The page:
Finally I reached a point where I didn’t have to “emulate” older chipsets that Apple supports, everything from CPU, GPU etc. where natively detected. One flaw however existed, the GPU OpenGL and “metal” drivers for my internal GPU (Intel Iris 650) was not working correctly. Some games did not start at all and for example Geekbench was not able to run some tests, or froze the program.

At that time I was already thinking about my next steps as the plan was to game on the new NUC, just like I’ve done on my previous PCs. So heading to Ebay and looking for external GPU cases. There are a lot of cases out there, some have official support for OSX, some works “anyway” and a few might not work at all.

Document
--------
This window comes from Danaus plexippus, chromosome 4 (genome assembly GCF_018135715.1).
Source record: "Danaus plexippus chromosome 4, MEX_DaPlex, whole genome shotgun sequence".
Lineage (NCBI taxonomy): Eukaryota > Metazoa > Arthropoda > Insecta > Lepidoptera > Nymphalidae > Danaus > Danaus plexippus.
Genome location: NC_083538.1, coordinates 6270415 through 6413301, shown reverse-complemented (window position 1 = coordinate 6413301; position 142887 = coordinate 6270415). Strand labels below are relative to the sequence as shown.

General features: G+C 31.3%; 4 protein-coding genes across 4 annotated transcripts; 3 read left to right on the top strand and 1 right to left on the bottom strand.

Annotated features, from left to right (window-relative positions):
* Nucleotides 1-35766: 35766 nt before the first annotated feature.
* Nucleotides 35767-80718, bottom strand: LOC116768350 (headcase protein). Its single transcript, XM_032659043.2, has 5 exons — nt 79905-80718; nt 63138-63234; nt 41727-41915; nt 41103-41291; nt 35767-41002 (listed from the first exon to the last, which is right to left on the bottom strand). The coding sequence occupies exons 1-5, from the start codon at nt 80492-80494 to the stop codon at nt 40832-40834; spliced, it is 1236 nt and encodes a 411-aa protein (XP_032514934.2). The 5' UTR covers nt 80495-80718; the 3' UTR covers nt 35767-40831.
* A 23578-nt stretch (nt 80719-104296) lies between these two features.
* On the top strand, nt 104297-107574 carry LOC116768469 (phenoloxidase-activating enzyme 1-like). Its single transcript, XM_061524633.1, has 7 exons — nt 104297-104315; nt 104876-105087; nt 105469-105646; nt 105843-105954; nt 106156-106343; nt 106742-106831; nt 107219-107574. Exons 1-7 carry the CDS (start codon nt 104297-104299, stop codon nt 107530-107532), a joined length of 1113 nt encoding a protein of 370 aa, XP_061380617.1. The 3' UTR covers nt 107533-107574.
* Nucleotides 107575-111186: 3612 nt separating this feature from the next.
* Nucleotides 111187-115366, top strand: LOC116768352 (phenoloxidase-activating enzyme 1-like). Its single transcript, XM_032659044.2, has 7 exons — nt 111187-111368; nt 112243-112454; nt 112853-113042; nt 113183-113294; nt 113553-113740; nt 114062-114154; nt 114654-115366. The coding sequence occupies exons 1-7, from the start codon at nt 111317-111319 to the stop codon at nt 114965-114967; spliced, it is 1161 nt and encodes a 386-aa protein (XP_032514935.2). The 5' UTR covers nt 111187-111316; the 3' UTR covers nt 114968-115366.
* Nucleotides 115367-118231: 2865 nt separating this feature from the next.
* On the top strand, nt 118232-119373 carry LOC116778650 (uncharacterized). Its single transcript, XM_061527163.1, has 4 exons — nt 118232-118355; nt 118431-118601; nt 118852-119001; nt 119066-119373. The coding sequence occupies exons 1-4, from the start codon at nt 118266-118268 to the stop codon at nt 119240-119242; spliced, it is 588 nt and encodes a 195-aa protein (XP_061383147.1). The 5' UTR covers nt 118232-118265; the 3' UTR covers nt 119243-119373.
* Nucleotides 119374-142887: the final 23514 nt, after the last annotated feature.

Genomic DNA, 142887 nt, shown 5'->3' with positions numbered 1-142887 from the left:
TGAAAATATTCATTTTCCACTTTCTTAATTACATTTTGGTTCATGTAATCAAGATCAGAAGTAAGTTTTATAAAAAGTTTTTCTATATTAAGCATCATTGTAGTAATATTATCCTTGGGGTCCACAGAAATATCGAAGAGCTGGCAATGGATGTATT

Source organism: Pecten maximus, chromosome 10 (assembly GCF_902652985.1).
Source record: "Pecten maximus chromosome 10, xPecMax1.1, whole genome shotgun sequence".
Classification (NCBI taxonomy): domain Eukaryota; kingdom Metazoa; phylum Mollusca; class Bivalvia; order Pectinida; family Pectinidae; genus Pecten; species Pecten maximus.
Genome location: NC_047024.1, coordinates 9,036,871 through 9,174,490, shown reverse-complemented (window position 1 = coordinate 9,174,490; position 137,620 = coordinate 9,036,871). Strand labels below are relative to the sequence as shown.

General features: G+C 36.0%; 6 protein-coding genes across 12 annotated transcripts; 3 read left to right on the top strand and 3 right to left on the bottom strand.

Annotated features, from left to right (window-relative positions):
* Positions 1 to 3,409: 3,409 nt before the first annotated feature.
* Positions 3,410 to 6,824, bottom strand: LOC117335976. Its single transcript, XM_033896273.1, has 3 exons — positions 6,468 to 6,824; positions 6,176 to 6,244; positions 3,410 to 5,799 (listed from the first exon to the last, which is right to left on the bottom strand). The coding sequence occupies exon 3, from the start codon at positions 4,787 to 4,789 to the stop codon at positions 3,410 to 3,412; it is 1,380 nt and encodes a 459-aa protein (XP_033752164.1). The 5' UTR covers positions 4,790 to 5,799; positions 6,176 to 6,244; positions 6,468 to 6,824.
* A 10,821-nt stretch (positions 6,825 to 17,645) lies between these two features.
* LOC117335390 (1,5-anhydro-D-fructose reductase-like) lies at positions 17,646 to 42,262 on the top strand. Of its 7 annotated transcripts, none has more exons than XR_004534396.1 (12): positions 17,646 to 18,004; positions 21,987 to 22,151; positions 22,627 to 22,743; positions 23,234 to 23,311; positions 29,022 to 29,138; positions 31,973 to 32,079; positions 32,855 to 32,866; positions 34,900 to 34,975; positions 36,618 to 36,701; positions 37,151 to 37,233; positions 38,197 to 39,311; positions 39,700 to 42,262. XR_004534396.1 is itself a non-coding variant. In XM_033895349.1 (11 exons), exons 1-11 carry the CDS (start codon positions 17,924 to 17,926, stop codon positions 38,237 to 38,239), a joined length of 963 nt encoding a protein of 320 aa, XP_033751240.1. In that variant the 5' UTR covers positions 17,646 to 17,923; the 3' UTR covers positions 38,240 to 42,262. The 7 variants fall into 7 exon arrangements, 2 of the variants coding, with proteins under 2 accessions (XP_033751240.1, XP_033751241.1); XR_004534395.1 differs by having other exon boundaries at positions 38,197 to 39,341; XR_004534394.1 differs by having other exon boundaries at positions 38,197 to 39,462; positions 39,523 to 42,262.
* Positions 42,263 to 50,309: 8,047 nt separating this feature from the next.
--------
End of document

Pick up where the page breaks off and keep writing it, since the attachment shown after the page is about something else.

I decided to try the AKiTiO Node for $279, mainly as this was still an experiment, as I didn’t know if anyone managed to get it working with TB 3 on a Hackintosh. I’ve also looked into the Mantiz Venus, but that would have set me back $389 + $80 for express shipment (only option) total $469. It also seemed, based on a twitter conversation that Mantiz does not have import rights to EU, so I’ve would have had to pay import fees + taxes, yuk!

I could have waited for the Node Lite, that was in the same pricerange as the Node, and has daisy-chainable TB + Display Port. This is particular useful for the NUC as it only have one TB port and no dedicated DP (Displayport). DP is built-in to the TB port). Also daisy-chain is generally important as you want your eGPU to be the first device in the TB chain for best performance.